I am a sports fan, but I don’t love all my teams equally. Here is my hierarchy of devotion:
1. The Green Bay Packers.
45. The Badgers men’s basketball team.
46. The Milwaukee Brewers.
47. The Badgers football team.
I left out numbers 2 through 44 as an indication of the drop off in my loyalty and enthusiasm after the Packers. The Green and Gold is the closest thing I have to a religion. (Okay, so this time of year I might move the Badger buckets team to a full-fledged number two.)
But even with the Packers I can fall away pretty quickly. During the dark days of the Forrest Gregg era I stopped watching or even reading about the games altogether. The team was terrible, and some of the players were just thugs. I didn’t miss watching football at all. I found other stuff to do on autumn Sundays.
And you’ll notice that the Milwaukee Bucks professional basketball team doesn’t even make my list. That’s because I do not care about professional basketball in general or the Bucks in particular. And I would bet that’s how most Wisconsin sports fans feel.
Moreover, if any of my favorite teams — pro or college — were to fold or leave, I’d be sad for about a day. Then I’d move on to other things the way I did when the Packers were bad. And that’s not just how I feel about it. That sentiment is backed up by the predominant amount of academic research into the topic. The argument that we need to spend public money to keep our professional sports teams because the subsidy pays itself back in increased economic activity just doesn’t hold water. If we weren’t going to sporting activities we’d just be spending our entertainment dollars someplace else.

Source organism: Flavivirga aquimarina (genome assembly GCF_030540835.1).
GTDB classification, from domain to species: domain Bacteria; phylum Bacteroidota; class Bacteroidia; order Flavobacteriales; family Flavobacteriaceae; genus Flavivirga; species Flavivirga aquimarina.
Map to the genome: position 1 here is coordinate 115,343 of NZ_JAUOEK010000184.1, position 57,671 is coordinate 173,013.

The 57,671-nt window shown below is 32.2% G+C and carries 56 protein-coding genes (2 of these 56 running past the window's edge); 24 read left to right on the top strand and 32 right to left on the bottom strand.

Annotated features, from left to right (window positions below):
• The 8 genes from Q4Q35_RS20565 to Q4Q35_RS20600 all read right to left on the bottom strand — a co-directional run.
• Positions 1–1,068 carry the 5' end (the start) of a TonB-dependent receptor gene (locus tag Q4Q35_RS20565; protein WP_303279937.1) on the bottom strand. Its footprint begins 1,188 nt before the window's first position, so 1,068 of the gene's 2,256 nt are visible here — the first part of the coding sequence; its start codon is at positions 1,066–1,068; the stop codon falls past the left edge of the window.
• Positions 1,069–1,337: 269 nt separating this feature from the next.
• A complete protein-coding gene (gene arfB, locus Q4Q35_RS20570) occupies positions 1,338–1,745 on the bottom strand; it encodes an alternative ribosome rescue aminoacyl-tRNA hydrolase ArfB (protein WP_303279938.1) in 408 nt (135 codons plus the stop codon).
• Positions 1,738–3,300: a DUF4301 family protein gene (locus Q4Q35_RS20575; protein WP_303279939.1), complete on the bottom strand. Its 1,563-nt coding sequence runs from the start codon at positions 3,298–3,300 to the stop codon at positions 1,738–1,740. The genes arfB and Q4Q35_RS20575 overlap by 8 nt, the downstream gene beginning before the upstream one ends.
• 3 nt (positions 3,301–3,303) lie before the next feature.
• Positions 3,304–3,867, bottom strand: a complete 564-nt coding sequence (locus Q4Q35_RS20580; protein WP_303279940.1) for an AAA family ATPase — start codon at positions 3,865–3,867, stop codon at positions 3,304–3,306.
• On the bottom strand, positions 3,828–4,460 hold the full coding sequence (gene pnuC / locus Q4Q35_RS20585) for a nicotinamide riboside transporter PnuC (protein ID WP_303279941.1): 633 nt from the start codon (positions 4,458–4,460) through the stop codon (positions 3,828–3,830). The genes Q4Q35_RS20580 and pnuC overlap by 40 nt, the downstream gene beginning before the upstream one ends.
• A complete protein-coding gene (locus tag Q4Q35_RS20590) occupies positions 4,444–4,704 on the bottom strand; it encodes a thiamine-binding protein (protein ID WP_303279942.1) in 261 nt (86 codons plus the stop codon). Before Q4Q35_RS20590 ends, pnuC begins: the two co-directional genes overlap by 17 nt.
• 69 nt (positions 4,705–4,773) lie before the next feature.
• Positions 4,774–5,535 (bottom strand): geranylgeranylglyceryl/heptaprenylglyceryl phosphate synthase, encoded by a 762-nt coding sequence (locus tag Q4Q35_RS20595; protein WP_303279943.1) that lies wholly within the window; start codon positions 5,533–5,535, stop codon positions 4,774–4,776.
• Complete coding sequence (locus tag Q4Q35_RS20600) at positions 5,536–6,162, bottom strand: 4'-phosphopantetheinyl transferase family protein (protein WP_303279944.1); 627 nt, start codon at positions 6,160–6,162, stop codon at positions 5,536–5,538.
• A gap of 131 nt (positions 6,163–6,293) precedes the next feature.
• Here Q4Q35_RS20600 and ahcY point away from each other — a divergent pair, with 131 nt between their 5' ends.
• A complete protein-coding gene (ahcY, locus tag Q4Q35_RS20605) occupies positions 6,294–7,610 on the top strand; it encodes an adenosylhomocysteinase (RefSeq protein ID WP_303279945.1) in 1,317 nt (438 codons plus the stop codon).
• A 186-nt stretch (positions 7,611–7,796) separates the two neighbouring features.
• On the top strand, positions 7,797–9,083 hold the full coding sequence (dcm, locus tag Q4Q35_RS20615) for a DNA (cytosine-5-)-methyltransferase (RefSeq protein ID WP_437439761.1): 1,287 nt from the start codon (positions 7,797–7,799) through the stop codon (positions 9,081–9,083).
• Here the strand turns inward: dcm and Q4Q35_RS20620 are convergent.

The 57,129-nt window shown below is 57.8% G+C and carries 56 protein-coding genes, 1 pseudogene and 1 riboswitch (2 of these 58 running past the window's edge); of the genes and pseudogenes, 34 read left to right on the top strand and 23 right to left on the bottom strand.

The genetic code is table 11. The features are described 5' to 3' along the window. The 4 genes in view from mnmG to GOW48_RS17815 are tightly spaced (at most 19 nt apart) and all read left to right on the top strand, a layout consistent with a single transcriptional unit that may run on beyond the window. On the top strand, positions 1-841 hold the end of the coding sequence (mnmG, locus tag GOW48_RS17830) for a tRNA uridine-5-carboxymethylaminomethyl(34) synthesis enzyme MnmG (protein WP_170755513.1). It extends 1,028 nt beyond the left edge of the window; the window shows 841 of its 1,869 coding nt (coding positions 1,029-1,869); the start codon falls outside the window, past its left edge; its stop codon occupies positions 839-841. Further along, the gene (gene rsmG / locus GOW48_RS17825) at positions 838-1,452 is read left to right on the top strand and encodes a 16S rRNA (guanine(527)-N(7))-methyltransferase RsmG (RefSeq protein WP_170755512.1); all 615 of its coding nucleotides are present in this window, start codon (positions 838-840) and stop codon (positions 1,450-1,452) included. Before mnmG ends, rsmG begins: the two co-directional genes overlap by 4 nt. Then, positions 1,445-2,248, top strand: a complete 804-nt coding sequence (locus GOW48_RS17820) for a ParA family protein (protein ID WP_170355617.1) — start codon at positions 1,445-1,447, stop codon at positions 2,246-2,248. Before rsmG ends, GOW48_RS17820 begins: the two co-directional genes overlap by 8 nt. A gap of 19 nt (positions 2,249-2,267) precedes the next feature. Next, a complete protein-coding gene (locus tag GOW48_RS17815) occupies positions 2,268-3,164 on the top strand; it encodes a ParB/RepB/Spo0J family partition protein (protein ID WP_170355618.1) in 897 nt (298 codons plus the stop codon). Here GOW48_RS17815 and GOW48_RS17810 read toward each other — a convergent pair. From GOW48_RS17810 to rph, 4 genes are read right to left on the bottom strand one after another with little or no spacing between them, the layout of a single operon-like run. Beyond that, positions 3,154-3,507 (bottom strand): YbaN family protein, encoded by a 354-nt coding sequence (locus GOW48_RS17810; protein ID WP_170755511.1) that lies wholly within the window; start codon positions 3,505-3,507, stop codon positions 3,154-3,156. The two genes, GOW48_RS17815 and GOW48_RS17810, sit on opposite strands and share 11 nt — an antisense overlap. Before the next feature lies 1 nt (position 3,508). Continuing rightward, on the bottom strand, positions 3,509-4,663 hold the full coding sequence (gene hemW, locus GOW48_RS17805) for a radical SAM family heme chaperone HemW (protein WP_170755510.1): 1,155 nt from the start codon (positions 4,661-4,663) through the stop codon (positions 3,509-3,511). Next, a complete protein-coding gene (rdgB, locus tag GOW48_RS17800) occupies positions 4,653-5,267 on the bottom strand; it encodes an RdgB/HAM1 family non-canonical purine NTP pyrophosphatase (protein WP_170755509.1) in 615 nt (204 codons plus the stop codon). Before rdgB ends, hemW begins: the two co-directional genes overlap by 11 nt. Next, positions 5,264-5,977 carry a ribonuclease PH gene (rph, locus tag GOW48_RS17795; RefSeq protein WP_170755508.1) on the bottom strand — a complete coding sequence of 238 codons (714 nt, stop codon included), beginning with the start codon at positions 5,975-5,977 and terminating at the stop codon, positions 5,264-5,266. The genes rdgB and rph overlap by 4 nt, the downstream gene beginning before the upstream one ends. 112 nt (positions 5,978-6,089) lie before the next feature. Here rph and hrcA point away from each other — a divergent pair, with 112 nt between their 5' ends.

So, when the Bucks and the National Basketball Association demand that state and local taxpayers pony up for a new arena to replace the perfectly serviceable BMO Bradley Center, my strong feeling is that we should tell them to just take their round ball and dribble off to whatever town will be dumb enough to give them a better deal.
Or, as others have suggested, we could subsidize the arena but then demand our fair share of team ownership. Or the public could build and own the basic shell of the arena, the Bucks could add tenant improvements at their own cost, and the Bucks, the Marquette Golden Eagles and any other tenants could pay the public an annual lease amount that covers debt, operating costs and a little something extra for the taxpayers. If the tenants break the lease they would get hit with a big penalty that would make the taxpayers whole.
That’s exactly the kind of deal the Bucks’ owners would demand of anybody else in their business world. But this is supposed to be a “public-private partnership.” Whenever you hear that phrase, reach for your wallets. It usually means the private partners will benefit at the expense of the public.
The Legislature is now debating Gov. Scott Walker’s proposal to give the Bucks $220 million in taxpayer money for their arena. His argument that somehow that will get paid back through taxes on the wages of the players is just so much smoke and mirrors. Make no mistake. You and I will pay for it.
But too many legislators oppose the deal for the wrong reason. They actually think the state should pay less and local governments in Milwaukee should pay more. That’s ridiculous. With so many basic local needs in Milwaukee, it would be a huge mistake for leaders there to cave in to demands that they spend even more on a sports palace. I would be proud of them if they’d tell both the state and the Bucks that they’re not playing their game.